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Interfering Breast Cancer Metastasis By Blocking Ngal Function
Investigator Initiated Research
Breast cancer is the most common cancer in women worldwide and accounts for one-sixth of cancer deaths in the United States. Although the majority of early stage breast cancer can be cured by surgical resection, most of the cancer deaths are caused by advanced disease and distal metastasis. Therefore, blocking the tumor metastasis is the key to reduce breast cancer mortality. By expression profiling studies of 133 primary breast cancers, we identified that NGAL (Neutrophil Gelatinase Associated Lipocalin) is associated with a high stage of breast cancer. In addition, we found that NGAL is also associated with two aggressive forms of breast cancers, those having the so called triple negative basal type and HER2/neu over-expressing breast cancers. Both types are typically associated with poor clinical outcome. Consistent with its name (NGAL), NGAL is reported to stabilize MMP9, which we have confirmed in our mouse studies. To further confirm the role of NGAL in breast cancer metastasis, we first used the mouse breast cancer 4T1 cells as a model system. 4T1 mouse breast cancer cell line is an extremely aggressive tumor cell line which causes extensive tumor metastasis and early mouse death. The 4T1 cell line expressed and secreted a very high level of 24p3 protein (mouse counterpart of human NGAL protein). 4T1 cells and 24p3 protein are detected in the blood plasma of tumor-bearing mice. Knocking down 24p3 expression in the 4T1 cell line reduced tumor metastasis. Treating tumor-bearing mice with neutralizing antibody against 24p3 also blocked the tumor metastasis to lung. These preliminary mouse data support the role of 24p3/NGAL in breast cancer metastasis in mouse model. The current proposed studies are to further investigate the role of NGAL in human breast cancer metastasis (Aim 1), and to use a genetic approach to study the function of NGAL/24p3 in breast tumor development and progression/metastasis in a mouse model (Aim2), and to generate a neutralizing monoclonal antibody against NGAL to inhibit human breast cancer metastasis (Aim 3). STUDY DESIGN. Aim 1: we will investigate the role of NGAL in human breast cancer metastasis in mouse xenograft model. Several cell lines of low metastatic potential with low NGAL secretion and high metastatic potential with high NGAL secretion will be used in these experiments. We will knockdown (loss-of-function) NGAL in high metastatic cell lines, and over-express (gain-of-function) NGAL in low metastatic cell lines to investigate the role of NGAL in breast cancer metastasis by establishing mouse xenograft model. Aim 2: We will assess the role of 24p3 in breast cancer metastasis using a HER2tg/24p3-/-mouse model. We will generate two HER2tg/24p3-/- mice models. One is to cross HER2 (wild type) transgenic mice with 24p3 null mice to generate HER2 (wild type)tg/24p3-/- mice. The other is to cross activated HER2 (V664E) transgenic mice with 24p3 null mice to generate HER2 (V664E)tg/24p3-/- mice. Using these mice, we will be able to evaluate whether loss of NGAL/24p3 function will affect breast cancer formation and metastasis in (a) HER2 (wild type)tg background, a condition closely mimicking the human HER2 positive breast cancer development; and (b) HER2 (V664E)tg ,a much more aggressive form of breast cancer. Aim 3: we will generate monoclonal antibody against human NGAL to test whether anti-human NGAL antibody will reduce human breast cancer cell metastases, as seen in our antibody experiments using affinity-purified polyclonal antibody made against mouse 24p3 to reduce tumor metastases caused by mouse 4T1 breast cancer cells. POTENTIAL OUTCOMES AND BENEFITS OF THE RESEARCH. Our preliminary studies in human primary breast cancers have demonstrated a correlation between high NGAL expression and high tumor stage, and aggressive tumor types with poor clinical outcome. Our preliminary studies in a mouse breast cancer model have further confirmed the role of NGAL in tumor metastasis. We believe the proposed studies will likely validate the role of NGAL in human breast cancer metastasis. The neutralizing antibody against NGAL will likely to inhibit metastasis of human breast cancer cells. If the proposed studies are successfully completed, a humanized neutralizing monoclonal antibody against NGAL will be developed as a therapeutic agent to reduce tumor metastasis in human breast cancer. Patients with aggressive breast cancers, such as triple negative basal type and HER2/neu over-expressing breast cancers, who account for up to 50% of total breast cancer patients and have high chance of distal metastasis and high mortality, should benefit most from this treatment modality.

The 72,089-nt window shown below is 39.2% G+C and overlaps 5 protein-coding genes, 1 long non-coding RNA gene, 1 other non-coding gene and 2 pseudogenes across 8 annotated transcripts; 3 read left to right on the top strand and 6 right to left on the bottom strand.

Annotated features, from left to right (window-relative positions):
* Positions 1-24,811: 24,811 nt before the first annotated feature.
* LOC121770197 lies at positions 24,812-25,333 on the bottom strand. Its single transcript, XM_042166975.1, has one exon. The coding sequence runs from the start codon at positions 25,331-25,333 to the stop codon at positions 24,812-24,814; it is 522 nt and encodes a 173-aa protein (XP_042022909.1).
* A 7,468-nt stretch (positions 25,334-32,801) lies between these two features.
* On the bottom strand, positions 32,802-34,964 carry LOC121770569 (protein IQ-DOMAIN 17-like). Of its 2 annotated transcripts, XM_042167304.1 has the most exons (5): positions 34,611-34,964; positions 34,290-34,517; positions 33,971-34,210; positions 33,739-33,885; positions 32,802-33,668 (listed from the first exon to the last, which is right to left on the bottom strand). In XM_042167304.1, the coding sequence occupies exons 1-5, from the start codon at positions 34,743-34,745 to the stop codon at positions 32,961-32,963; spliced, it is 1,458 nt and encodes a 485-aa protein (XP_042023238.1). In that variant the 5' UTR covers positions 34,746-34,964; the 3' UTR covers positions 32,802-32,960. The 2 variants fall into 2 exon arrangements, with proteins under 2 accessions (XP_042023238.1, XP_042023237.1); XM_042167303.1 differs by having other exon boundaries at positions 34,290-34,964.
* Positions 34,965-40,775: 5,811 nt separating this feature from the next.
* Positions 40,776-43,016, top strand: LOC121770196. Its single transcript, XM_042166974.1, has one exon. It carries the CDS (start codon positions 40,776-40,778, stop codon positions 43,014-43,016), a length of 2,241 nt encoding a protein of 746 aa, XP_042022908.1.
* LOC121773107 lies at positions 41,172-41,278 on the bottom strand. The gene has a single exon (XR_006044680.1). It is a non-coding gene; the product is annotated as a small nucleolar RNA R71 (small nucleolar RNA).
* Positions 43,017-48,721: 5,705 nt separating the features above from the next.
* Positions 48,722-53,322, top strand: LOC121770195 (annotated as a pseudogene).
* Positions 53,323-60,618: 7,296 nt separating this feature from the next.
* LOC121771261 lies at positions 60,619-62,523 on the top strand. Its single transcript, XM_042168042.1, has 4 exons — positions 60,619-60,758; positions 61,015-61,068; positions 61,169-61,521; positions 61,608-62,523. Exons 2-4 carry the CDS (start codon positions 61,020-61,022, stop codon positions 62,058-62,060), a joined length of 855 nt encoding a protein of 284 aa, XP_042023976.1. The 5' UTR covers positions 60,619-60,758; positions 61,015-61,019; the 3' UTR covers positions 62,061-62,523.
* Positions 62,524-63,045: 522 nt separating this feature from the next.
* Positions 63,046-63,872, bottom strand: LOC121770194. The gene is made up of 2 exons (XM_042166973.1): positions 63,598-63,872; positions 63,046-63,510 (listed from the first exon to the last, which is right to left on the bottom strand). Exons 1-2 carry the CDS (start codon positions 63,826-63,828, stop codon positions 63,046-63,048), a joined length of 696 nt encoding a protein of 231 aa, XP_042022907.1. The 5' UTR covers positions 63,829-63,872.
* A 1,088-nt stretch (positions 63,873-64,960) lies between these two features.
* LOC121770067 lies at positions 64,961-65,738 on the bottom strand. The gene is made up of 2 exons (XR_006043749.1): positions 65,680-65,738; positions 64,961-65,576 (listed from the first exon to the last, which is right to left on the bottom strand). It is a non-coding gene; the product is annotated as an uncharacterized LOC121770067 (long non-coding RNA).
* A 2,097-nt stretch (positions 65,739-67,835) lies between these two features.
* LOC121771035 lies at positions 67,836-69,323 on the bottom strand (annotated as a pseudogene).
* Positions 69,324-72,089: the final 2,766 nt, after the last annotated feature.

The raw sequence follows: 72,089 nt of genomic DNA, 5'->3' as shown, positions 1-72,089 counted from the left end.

Breast cancer is curable if it is in an early stage. The mortality is high if the disease progresses to an advanced stage with metastasis. The poor clinical outcome is also associated with particular aggressive types of breast cancers, i.e. the HER2/neu over-expressing and basal type (HER2-, ER-) of breast cancers. Although Herceptin (Trastuzumab) prolongs the survival of Her2/neu positive breast cancer patients, it is only effective in up to 50% of the patients. Most of these Her2 positive patients eventually die of metastatic disease. In terms of Her2- and ER- basal type of breast cancers, there is currently no specific therapy against them. Therefore, there is a need to develop a therapeutic strategy to fight these aggressive forms of breast cancers, and to block these tumors from developing distal metastasis. Our preliminary studies have indicated the association of NGAL/24p3 expression and secretion with aggressive phenotype of human breast cancer and aggressive forms of breast cancer, specifically the HER2 positive and basal types. The elevated expression of NGAL/24p3 increased tumor cell migration and invasion in vitro. Our mouse experiments further support the role of NGAL/24p3 in tumor metastasis. Neutralizing antibody against 24p3 strongly inhibited lung metastasis in mouse breast cancer experiments, indicating the potential of neutralizing antibody in treating metastatic breast cancer. Therefore, we hypothesize that NGAL expression and secretion by human breast cancer cells will facilitate tumor metastasis; and that neutralizing antibody against human NGAL will strongly inhibit breast cancer metastasis. The objectives of this study is to validate the role of NGAL in human breast cancer metastasis, and to generate a monoclonal antibody against NGAL to reduce human breast cancer metastasis. Our long term goal is to generate a humanized inhibitory monoclonal antibody against NGAL to use in the therapy (e.g. i.v. delivery) of breast cancer in combination with other treatment regimens.